Rapidly rising fever, especially in children between six months and three years, can provoke a fever. Then there is a short circuit in the brain. A febrile seizure is similar to a seizure, but it is not. It also does not increase the risk of epilepsy later in life. If your baby has a fever, he or she makes jerky movements. It is possible that your baby will lose consciousness or stop breathing for a while. The face can also turn blue. So this can look pretty scary! However: a febrile seizure is almost always harmless and in most cases will pass again after a few seconds to minutes.
In a febrile seizure, it is important to remain calm. Place your baby on his or her stomach or side with the head down and provide fresh air. Always notify your doctor in case of a febrile seizure . In very rare cases, the convulsion will not go away on its own and the GP must administer a medicine that interrupts the convulsion.
Febrile seizures do not otherwise damage the brain. Children who have ever had a febrile seizure usually get it again in the next feverish period. Febrile seizures are also often ‘in the family’. If you have ever had a febrile seizure yourself, it is more likely that your child will also have one during a feverish period.
When should you see a doctor?
Contact your doctor if:
- Your baby’s body temperature rises to 40 degrees.
- The fever rises quickly.
- The fever lasts longer than three days.
- Your little one has a fever, cries moaning and inconsolable.
- Your little one has a fever and is drowsy, lethargic or unable to wake up well.
- Your little one has a fever and gets red spots.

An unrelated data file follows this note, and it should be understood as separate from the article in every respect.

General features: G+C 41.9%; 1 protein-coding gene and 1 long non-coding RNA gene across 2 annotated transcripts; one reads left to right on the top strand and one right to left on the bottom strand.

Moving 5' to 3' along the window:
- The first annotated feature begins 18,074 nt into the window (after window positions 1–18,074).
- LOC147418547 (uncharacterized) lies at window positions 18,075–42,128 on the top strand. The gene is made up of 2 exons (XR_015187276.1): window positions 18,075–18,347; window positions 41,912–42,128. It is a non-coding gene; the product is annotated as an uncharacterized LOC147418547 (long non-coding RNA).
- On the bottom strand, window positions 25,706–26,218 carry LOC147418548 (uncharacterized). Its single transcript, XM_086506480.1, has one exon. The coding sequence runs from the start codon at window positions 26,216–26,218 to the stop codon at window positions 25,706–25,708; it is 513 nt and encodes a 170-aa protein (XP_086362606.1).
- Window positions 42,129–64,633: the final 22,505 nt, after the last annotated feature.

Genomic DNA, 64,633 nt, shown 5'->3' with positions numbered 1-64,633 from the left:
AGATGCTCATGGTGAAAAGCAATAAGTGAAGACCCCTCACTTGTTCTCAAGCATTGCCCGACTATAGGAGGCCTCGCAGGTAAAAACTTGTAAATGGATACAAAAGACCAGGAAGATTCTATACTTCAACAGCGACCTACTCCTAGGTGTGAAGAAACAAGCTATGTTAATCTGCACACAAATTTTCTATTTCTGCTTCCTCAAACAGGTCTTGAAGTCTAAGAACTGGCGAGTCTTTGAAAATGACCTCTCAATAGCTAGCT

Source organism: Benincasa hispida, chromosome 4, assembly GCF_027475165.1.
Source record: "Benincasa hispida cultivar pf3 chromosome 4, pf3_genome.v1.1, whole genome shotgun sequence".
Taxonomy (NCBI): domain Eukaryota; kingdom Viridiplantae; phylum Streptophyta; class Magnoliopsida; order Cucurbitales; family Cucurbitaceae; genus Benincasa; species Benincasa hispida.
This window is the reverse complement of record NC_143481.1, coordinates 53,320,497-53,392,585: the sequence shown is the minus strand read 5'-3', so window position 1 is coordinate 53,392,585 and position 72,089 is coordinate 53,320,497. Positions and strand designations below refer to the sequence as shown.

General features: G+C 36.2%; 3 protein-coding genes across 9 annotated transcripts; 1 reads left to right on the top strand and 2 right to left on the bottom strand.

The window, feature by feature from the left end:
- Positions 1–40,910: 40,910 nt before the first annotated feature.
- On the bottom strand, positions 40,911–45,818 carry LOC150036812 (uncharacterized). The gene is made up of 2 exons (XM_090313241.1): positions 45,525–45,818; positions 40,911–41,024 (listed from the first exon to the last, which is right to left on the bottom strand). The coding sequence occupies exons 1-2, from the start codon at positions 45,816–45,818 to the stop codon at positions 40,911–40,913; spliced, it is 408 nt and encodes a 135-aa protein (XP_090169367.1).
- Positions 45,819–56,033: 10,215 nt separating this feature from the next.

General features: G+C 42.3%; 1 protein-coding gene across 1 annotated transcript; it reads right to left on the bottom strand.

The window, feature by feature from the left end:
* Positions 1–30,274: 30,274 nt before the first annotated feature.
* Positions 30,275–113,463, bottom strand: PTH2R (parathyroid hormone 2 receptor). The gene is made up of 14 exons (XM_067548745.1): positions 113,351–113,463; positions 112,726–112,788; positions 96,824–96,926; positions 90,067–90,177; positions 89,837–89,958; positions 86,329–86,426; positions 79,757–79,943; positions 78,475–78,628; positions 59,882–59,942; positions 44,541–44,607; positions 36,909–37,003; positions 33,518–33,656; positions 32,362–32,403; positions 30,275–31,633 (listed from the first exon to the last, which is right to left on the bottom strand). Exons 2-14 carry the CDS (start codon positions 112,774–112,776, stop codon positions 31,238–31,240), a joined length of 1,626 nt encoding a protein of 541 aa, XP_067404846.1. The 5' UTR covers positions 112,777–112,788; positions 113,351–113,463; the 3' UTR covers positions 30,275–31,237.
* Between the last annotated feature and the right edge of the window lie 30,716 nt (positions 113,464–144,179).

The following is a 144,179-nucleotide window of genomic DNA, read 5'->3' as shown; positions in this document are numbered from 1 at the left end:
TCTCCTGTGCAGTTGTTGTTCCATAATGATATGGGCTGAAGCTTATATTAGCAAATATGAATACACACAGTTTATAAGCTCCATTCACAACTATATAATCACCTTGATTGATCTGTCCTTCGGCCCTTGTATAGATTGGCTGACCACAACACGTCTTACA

- Your little one is in a lot of pain when you raise the legs when changing.
- Your baby is getting sicker fast.
- Your baby’s skin color changes.
- Your baby should vomit and / or have diarrhea.
- Your baby will have a fever again after a few fever-free days.
- Your baby has a fever.
- When your little one is short of breath.
- If your little one becomes unconscious.
Is your baby under three months old and does he or she have a fever? Then immediately inform the doctor. Also, contact your doctor if your little one shows symptoms other than the above that you don’t trust.
What research can the doctor do if your baby has a fever?
In most cases, the doctor will first discuss your baby’s situation by telephone. The doctor first asks about the age of your baby, the height and duration of the fever, how your baby reacts and any additional symptoms such as vomiting, diarrhea and urination problems. Your doctor also asks about other symptoms that may indicate an infection or complication.
If you go to the practice with your baby, the doctor may perform tests to determine the cause of the fever. In young children this can often be done through the ears: the doctor then examines the ears with a binocular (otoscope). In this way, the GP can assess whether there is an ear infection.
If the GP does not find a cause for the fever in this way, he or she can expand the examination. The doctor can then listen to the lungs, examine the abdomen and look into the throat. In addition, the doctor examines whether your child has symptoms that indicate a serious infection or complication.